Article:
Bam Jackass Lawsuit – A Contract Attorney’s Perspective
Over the past two decades, the Jackass franchise has seen wild success in the box offices around the globe, with a loyal following of fans. The franchise has multiple films bearing its namesake, with many spin offs and other related works. Beginning as a TV show for three seasons on MTV from 2000 to 2002, it transformed into a feature film. After the release of Jackass: The Movie in October of 2002, the franchise went on to produce many successful sequels as well as other works such as Bad Grandpa and additional television shows such as Jackass Shark Week.
Their most recent production, Jackass Forever, has created considerable controversy over the past year due to the termination of Bam Margera as part of the Jackass crew and his permanent exclusion from the franchise. This stems from Bam’s serious substance abuse issues leading to an intervention on the part of MTV/Paramount pictures, requiring his sobriety as a condition of continued employment in the franchise. Bam’s termination was a result of his failing to pass a drug test, which was a condition of his wellness agreement and employment contract.
There is now a legal battle taking place regarding the validity of the wellness agreement, with Bam claiming he was browbeaten into signing it by the franchises executive producers Johnny Knoxville, Spike Jonze and Jeffery Termaine. Margera filed a lawsuit against Paramount, MTV and other companies and individuals involved in the production of the film. The suit likens the treatment endured by Margera to that experienced by Britney Spears in her ongoing conservatorship battle, in that he has been victimized due to his mental health struggles.
Legal Considerations Involving Contracts
As part of the larger realm of contract law, employment contracts are particularly complex in the way that they are configured, as well as their enforceability. As a contract law attorney with years of experience litigating employment contracts, David Di Pietro has an expert perspective regarding contract litigation matters.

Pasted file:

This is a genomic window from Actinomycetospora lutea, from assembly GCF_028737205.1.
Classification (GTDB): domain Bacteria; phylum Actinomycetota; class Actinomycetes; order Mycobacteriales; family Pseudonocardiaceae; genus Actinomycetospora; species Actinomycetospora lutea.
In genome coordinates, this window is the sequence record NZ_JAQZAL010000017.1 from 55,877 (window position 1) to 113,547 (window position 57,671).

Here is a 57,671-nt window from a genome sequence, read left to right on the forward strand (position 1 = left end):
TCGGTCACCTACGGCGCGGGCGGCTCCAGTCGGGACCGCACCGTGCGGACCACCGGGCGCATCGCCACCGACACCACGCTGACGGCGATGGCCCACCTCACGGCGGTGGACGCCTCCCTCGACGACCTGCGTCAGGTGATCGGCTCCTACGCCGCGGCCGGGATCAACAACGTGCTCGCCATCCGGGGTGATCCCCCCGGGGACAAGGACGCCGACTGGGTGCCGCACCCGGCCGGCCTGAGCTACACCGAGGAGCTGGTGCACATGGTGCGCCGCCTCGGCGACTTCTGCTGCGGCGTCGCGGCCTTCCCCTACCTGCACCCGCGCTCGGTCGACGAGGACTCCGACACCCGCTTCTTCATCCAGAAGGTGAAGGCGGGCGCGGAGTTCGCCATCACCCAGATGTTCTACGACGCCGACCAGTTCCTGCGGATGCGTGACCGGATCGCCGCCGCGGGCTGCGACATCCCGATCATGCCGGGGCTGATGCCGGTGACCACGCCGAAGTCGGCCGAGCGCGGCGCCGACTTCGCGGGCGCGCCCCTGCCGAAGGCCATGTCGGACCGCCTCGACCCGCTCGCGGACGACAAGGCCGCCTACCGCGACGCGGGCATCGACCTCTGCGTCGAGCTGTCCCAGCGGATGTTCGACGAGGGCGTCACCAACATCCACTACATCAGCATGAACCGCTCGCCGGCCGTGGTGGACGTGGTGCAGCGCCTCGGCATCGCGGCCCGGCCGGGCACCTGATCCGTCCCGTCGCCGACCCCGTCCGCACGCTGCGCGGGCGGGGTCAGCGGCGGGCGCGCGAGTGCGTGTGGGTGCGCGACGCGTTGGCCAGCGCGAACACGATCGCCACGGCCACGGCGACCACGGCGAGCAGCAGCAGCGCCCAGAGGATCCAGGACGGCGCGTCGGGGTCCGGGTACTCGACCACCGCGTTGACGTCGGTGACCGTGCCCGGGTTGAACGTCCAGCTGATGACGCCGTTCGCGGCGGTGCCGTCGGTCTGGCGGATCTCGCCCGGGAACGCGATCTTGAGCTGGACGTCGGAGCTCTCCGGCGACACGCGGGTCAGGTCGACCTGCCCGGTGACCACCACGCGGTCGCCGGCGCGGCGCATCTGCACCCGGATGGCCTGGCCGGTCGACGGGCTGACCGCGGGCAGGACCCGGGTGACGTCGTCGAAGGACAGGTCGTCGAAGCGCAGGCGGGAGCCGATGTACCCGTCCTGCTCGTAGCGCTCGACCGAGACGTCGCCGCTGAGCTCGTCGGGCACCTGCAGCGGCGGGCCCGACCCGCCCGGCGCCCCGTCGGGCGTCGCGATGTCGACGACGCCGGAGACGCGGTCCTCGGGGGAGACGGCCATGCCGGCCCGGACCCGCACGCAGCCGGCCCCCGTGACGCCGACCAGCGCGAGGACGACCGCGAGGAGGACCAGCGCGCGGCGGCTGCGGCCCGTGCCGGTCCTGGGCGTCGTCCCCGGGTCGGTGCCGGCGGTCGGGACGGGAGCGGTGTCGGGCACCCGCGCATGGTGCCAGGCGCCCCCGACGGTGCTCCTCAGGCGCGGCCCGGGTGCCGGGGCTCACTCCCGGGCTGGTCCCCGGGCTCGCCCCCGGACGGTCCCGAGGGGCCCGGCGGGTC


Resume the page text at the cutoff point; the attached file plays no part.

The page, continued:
The enforceability of this contract as well as its appropriateness is one of the primary complaints by Mr. Margera, as he claims that he was pressured into this contract without being able to consult with an attorney or fully understanding what was occurring. If this can be proven, it is possible that the contract’s validity can be challenged.
An interesting portion of this suit is the allegations that as a condition of his employment contract Margera was required to take a cocktail of medications prescribed by a doctor hired by Paramount. Per the U.S. Equal Employment Opportunity Commission (EEOC), employers are not allowed to require employees to take medication as a condition of employment. While the defendants deny this allegation, if this is proven to be true, it absolutely can be used to invalidate the contract, leaving the defendants open to further legal action and payment for damages.
Once the details have been released regarding the particulars of the contract as well as the circumstances surrounding its signing, it should be clear as to whether or not the contract will hold up in court. This unfortunate and sad turn of events for one of the original founding members of the Jackass franchise will ultimately affect employment law for years to come and will be of great interest to those working in contract law.